With the RT-PCR technique, small quantities of genomic DNA contamination can be detected in RNA samples. This method was used to demonstrate the effective removal of DNA using the StrataPrep total RNA miniprep kit (Figure 3). Primers specific for glyceraldehyde-3-phosphate dehydrogenase (GAPDH) sequences (present in approximately 200 copies in mouse and rat genomes2) were used, providing an especially sensitive assay for the presence of DNA. PCR amplification of GAPDH sequences from cDNA shows the expected 0.2-kb fragment (Figure 3: Lanes 1, 3, 5, and 7). When the DNase treatment step is omitted from the protocol and reverse transcriptase is omitted from the cDNA synthesis reaction, the presence of DNA is detected in the PCR (Figure 3: Lanes 4 and 8). However, when the StrataPrep total RNA miniprep protocol is car ried out according to the kits instructions, no DNA contamination is detected (Figure 3: Lanes 2 and 6).


Detecting RNA of Varying Abundance

RNA isolated with the StrataPrep total RNA miniprep kit was used to synthesize cDNA, which served as a template for amplification using Stratagenes RT-PCR Primers for Human Gene Transcripts of Varying Abundance Levels,3 according to the instructions provided. The presence of PCR products for high- (-actin), medium- (g-actin) and low- (protein phosphatase 1, ADP ribosylation factors 1 and 3, and ornithine decarboxylase) abundance mRNA shows that a wide spectrum of RNA molecules is present in the sample (Figure 4).


Sensitive Detection of RNA Using Molecular Beacons

Molecular beacon technology provides an elegant and efficient method for PCR and RT-PCR that does not require gel electrophoresis of the products and permits accurate quantitation.4 The Mx4000 molecular beacon expression analysis kit for mouse -actin5 was used for real-time RT-PCR analysis of RNA isolated from NIH/3T3 cells with the StrataPrep total RNA miniprep kit. RNA is readily detected from a sample as small as 1 pg in a target titration of 1 100,000 pg of total RNA (Figure 5). These results demonstrate that the RNA isolated using the StrataPrep kit is of the high quality required for real-time RT-PCR.


Other Spin-Cup-Based Total RNA Isolation Kits

Most spin-cup-based total RNA isolation kits from other manufacturers do no t include a DNase digestion step in the standard protocol. When these kits are used for samples that require DNA removal, DNase treatment must be performed after isolating the RNA, which is then followed by repurifying the RNA to remove the DNase. Extra materials are not provided in these kits to perform these steps. In some kits that include DNase digestion within the protocol, only very small quantities of tissue and/or cells can be used. Other RNA isolation kits that provide DNase require extra steps, such as heating and a long centrifugation or repurification of the RNA.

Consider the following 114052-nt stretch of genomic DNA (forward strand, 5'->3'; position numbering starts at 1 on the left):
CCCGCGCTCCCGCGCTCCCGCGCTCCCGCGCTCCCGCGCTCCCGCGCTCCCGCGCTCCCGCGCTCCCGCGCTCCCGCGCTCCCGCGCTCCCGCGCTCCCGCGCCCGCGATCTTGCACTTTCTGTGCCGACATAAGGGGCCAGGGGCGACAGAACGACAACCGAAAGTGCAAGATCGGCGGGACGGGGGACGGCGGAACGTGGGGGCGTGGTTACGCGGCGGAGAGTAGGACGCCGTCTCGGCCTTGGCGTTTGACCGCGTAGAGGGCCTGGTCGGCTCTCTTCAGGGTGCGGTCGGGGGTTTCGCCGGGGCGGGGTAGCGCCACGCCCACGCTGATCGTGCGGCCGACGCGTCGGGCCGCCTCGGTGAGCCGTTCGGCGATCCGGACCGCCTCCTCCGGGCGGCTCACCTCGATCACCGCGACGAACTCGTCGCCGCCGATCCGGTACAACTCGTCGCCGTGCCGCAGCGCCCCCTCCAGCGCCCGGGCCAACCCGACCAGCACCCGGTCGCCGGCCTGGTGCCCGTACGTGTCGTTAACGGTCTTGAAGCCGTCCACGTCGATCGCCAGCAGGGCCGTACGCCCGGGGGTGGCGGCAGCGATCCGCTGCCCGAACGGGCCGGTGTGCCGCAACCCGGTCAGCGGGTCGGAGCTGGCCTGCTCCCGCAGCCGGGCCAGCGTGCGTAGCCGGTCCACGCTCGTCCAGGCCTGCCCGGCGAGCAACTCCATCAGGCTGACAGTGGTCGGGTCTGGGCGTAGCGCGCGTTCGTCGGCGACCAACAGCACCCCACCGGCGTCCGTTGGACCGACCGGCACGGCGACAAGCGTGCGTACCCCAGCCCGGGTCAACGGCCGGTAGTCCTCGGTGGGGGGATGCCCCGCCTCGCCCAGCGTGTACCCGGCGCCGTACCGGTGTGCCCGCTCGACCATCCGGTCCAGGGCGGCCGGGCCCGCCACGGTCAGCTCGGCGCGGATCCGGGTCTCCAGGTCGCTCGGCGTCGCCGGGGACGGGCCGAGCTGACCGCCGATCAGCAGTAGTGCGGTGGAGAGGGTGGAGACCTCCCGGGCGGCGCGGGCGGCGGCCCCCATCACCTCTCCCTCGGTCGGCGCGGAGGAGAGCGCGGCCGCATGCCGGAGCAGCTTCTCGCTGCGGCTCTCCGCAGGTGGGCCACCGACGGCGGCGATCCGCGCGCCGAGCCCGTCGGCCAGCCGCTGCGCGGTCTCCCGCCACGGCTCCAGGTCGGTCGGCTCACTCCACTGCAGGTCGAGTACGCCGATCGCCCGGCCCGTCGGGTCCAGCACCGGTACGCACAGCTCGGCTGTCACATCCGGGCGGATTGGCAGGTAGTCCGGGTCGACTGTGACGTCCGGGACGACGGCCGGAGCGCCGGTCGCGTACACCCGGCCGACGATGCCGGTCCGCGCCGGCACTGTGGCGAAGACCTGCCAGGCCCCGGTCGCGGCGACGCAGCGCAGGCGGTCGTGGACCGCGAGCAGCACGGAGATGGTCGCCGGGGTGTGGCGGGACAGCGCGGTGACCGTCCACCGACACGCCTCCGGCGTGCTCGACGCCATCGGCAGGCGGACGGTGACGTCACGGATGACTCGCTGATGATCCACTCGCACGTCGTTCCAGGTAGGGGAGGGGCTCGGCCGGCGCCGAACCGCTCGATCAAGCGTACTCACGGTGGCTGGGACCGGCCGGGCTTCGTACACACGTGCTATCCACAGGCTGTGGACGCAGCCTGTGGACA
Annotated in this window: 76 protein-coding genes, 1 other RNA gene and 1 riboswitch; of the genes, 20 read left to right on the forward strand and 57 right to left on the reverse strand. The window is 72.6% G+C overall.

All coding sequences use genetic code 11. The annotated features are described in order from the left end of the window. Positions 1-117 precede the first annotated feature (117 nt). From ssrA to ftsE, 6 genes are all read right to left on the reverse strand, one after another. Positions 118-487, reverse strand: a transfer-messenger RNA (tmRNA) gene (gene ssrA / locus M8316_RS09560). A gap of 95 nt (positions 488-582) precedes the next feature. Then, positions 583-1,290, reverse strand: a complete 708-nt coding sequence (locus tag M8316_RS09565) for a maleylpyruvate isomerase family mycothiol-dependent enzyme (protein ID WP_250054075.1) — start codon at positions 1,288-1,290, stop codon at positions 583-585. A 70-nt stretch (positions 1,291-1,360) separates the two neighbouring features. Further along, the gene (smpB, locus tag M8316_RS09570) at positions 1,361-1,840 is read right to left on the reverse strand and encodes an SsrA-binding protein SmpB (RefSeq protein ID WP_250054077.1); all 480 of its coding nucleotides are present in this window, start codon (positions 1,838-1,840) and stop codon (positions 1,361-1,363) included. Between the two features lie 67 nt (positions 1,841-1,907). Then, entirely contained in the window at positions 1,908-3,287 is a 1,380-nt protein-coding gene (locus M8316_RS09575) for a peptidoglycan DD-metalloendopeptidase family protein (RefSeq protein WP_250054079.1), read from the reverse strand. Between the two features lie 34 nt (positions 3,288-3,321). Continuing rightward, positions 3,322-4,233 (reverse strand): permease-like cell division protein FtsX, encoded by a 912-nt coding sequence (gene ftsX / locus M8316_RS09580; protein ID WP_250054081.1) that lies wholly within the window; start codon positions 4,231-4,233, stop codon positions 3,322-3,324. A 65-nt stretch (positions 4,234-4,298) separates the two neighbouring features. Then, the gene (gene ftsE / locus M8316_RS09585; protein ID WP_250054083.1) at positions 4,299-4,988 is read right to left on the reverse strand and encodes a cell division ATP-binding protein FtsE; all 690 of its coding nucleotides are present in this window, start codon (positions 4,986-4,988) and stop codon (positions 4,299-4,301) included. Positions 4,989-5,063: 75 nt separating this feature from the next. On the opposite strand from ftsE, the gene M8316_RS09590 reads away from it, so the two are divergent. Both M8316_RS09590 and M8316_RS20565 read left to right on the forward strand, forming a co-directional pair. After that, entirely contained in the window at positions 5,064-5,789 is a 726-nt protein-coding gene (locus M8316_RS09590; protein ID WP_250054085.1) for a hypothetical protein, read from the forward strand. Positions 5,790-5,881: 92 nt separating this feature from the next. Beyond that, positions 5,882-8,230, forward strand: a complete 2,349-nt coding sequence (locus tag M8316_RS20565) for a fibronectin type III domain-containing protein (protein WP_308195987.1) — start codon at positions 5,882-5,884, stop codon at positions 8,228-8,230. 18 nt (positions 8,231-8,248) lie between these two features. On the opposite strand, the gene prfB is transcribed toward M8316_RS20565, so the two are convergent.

The StrataPrep total RNA miniprep kit is a quick and convenient method for isolating pure total RNA with high yields and no evidence of DNA contamination from a variety of cells and tissue. Use the purified RNA in cDNA synthesis, RT-PCR amplification, RNase protection assay, primer extension analysis, Northern blotting, and other applications. Additionally, follow this procedure to purify RNA after enzyme reactions (to remove RNA polymerase, DNase, etc.).


To isolate RNA, tissue or cultured cells are homogenized in lysis buffer, then the sample is passed through a prefilter by centrifugation. The prefilter removes particulates and much of the DNA contamination. The clarified homogenate is mixed with ethanol and applied to the fiber matrix within the microspin cup for binding of the RNA. The RNA is washed, then the sample is digested with DNase directly on the fiber matrix. Additional washing of the microspin cup removes the DNase and impurities, and the RNA is eluted from the fiber matrix with a low ionic strength buffer.


We thank Mark Dycaico for rat and mouse tissues, Michelle Cayouette for GAPDH primers and Gothami Padmabandu and Reinhold Mueller for molecular beacon RT-PCR analysis.


  1. Chirgwin , J. M., et al. (1979) Biochemistry 18: 5294-5299.

  2. Piechaczyk, M., et al. (1984) Nature 312: 469-471.

  3. Rogers, B. and McKenzie, D. (1998) Strategies 11: 100-102.

  4. Cayouette, M., et al. (1999) Strategies 12: 85-88.

  5. Padmabandu, G. and Mueller, R. (1999) Strategies 12: 94-97.